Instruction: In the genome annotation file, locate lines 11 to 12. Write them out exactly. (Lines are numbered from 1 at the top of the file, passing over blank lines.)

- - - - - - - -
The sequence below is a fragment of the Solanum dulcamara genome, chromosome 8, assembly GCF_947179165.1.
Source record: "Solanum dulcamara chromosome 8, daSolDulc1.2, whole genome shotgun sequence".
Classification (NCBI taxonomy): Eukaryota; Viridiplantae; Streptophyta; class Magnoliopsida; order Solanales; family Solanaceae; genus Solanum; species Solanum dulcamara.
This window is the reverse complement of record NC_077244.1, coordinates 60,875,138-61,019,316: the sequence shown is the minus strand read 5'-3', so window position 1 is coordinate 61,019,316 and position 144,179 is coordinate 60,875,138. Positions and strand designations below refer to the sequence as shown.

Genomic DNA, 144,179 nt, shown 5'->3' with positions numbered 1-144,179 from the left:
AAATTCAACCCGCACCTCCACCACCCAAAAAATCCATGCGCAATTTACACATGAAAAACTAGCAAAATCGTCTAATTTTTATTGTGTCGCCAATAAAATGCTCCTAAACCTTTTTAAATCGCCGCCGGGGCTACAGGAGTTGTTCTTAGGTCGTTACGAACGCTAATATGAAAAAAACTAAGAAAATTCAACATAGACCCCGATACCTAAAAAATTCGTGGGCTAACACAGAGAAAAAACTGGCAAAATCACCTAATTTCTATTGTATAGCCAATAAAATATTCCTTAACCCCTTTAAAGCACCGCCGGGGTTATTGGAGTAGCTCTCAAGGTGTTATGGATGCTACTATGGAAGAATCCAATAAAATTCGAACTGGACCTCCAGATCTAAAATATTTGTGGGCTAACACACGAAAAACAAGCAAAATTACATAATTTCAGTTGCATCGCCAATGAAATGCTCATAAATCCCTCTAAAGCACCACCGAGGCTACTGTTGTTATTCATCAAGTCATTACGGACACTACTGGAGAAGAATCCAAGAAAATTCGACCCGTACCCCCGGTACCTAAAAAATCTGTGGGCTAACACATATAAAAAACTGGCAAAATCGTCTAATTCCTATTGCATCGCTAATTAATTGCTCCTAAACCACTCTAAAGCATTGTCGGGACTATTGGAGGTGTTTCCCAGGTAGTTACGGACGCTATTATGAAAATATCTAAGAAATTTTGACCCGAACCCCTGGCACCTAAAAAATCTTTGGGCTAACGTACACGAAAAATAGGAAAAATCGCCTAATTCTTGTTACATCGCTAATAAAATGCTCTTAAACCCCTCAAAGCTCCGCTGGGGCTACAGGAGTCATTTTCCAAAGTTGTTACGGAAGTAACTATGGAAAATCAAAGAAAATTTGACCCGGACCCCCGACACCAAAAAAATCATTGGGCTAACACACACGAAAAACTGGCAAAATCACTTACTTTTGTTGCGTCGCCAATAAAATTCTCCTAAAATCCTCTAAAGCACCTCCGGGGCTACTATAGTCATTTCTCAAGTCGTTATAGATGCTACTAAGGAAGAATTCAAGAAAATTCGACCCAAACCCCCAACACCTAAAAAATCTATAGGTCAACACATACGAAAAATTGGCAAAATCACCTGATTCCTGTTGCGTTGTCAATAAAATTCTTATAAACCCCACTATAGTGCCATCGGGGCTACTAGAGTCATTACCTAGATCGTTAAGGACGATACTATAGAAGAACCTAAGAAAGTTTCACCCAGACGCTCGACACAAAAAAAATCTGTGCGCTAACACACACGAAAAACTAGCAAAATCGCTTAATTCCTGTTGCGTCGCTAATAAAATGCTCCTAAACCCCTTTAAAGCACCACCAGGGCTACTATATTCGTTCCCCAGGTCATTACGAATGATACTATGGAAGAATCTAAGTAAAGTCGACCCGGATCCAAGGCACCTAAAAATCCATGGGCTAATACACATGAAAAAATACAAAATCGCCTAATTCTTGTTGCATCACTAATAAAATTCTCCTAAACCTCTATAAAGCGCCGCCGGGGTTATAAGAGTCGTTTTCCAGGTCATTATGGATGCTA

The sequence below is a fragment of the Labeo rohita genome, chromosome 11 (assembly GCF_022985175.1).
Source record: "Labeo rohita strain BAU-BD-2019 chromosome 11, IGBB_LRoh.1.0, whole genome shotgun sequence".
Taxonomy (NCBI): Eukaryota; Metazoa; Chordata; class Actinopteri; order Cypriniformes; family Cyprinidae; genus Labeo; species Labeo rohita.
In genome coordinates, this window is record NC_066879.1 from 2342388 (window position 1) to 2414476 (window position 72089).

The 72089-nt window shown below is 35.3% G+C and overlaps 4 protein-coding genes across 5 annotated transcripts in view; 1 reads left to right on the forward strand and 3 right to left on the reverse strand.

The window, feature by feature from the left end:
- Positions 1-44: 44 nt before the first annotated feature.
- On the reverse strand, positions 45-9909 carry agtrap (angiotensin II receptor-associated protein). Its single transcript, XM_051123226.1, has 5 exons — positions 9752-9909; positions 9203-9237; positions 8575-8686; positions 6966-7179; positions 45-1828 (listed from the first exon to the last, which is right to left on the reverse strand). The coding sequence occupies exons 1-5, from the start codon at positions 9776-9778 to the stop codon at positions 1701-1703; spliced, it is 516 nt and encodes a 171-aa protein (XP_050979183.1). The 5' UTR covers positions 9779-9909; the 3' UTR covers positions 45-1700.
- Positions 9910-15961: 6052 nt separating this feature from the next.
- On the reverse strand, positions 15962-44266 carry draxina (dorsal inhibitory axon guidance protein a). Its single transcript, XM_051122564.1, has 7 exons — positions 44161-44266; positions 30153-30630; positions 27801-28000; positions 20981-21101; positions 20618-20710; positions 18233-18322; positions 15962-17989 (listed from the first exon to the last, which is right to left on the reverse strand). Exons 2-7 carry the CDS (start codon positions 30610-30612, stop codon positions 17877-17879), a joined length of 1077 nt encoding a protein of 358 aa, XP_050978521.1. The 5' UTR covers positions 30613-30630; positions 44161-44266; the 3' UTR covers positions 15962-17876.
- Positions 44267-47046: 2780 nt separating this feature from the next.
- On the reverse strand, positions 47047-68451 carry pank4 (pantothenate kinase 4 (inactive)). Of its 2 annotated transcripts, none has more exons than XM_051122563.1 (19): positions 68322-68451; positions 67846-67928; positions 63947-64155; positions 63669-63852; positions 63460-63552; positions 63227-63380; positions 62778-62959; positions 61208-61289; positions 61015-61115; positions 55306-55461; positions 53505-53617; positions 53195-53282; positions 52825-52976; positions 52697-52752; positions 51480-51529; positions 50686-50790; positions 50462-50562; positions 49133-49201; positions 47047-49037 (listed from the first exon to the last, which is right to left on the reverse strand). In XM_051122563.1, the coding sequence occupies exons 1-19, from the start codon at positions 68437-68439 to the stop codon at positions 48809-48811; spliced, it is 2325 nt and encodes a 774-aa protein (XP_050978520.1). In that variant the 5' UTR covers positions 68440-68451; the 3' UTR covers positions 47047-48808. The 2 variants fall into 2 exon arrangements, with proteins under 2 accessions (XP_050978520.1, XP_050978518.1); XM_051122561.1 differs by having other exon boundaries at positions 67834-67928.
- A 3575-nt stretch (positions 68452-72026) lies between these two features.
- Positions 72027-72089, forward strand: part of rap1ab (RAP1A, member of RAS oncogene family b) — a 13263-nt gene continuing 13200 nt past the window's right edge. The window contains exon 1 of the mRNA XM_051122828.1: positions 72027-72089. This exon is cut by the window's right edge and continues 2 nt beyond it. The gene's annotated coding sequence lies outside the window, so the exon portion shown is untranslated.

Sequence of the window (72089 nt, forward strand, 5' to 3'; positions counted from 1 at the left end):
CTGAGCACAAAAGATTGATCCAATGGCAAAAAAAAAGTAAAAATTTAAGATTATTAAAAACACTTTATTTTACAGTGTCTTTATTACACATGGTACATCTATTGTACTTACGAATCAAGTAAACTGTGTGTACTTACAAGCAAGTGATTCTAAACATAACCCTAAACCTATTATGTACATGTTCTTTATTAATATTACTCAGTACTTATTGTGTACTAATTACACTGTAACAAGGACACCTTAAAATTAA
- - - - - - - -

The 72089-nt window shown below is 35.3% G+C and overlaps 4 protein-coding genes across 5 annotated transcripts in view; 1 reads left to right on the forward strand and 3 right to left on the reverse strand.

The window, feature by feature from the left end: